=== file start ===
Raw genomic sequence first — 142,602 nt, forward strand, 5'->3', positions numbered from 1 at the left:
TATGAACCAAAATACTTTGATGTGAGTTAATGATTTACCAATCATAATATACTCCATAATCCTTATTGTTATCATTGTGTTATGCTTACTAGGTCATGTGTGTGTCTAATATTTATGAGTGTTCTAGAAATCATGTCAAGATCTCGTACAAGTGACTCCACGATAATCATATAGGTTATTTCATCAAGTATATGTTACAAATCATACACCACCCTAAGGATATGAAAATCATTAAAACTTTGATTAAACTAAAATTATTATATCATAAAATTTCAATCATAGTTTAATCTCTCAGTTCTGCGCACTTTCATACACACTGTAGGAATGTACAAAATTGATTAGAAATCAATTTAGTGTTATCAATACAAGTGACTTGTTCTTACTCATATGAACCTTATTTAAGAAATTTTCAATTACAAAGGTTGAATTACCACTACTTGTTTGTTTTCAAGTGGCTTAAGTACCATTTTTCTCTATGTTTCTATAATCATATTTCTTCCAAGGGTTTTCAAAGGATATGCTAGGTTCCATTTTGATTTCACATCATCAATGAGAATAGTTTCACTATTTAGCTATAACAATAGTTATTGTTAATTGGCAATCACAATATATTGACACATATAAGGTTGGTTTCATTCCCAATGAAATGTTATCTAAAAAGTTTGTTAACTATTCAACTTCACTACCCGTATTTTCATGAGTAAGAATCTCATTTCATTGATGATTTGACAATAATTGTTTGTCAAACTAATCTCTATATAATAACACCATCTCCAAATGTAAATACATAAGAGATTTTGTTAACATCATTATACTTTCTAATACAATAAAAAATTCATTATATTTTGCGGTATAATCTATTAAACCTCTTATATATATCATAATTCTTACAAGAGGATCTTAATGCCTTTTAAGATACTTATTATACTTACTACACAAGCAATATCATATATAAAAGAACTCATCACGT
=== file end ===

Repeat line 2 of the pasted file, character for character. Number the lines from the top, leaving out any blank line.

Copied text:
TATGAACCAAAATACTTTGATGTGAGTTAATGATTTACCAATCATAATATACTCCATAATCCTTATTGTTATCATTGTGTTATGCTTACTAGGTCATGTGTGTGTCTAATATTTATGAGTGTTCTAGAAATCATGTCAAGATCTCGTACAAGTGACTCCACGATAATCATATAGGTTATTTCATCAAGTATATGTTACAAATCATACACCACCCTAAGGATATGAAAATCATTAAAACTTTGATTAAACTAAAATTATTATATCATAAAATTTCAATCATAGTTTAATCTCTCAGTTCTGCGCACTTTCATACACACTGTAGGAATGTACAAAATTGATTAGAAATCAATTTAGTGTTATCAATACAAGTGACTTGTTCTTACTCATATGAACCTTATTTAAGAAATTTTCAATTACAAAGGTTGAATTACCACTACTTGTTTGTTTTCAAGTGGCTTAAGTACCATTTTTCTCTATGTTTCTATAATCATATTTCTTCCAAGGGTTTTCAAAGGATATGCTAGGTTCCATTTTGATTTCACATCATCAATGAGAATAGTTTCACTATTTAGCTATAACAATAGTTATTGTTAATTGGCAATCACAATATATTGACACATATAAGGTTGGTTTCATTCCCAATGAAATGTTATCTAAAAAGTTTGTTAACTATTCAACTTCACTACCCGTATTTTCATGAGTAAGAATCTCATTTCATTGATGATTTGACAATAATTGTTTGTCAAACTAATCTCTATATAATAACACCATCTCCAAATGTAAATACATAAGAGATTTTGTTAACATCATTATACTTTCTAATACAATAAAAAATTCATTATATTTTGCGGTATAATCTATTAAACCTCTTATATATATCATAATTCTTACAAGAGGATCTTAATGCCTTTTAAGATACTTATTATACTTACTACACAAGCAATATCATATATAAAAGAACTCATCACGT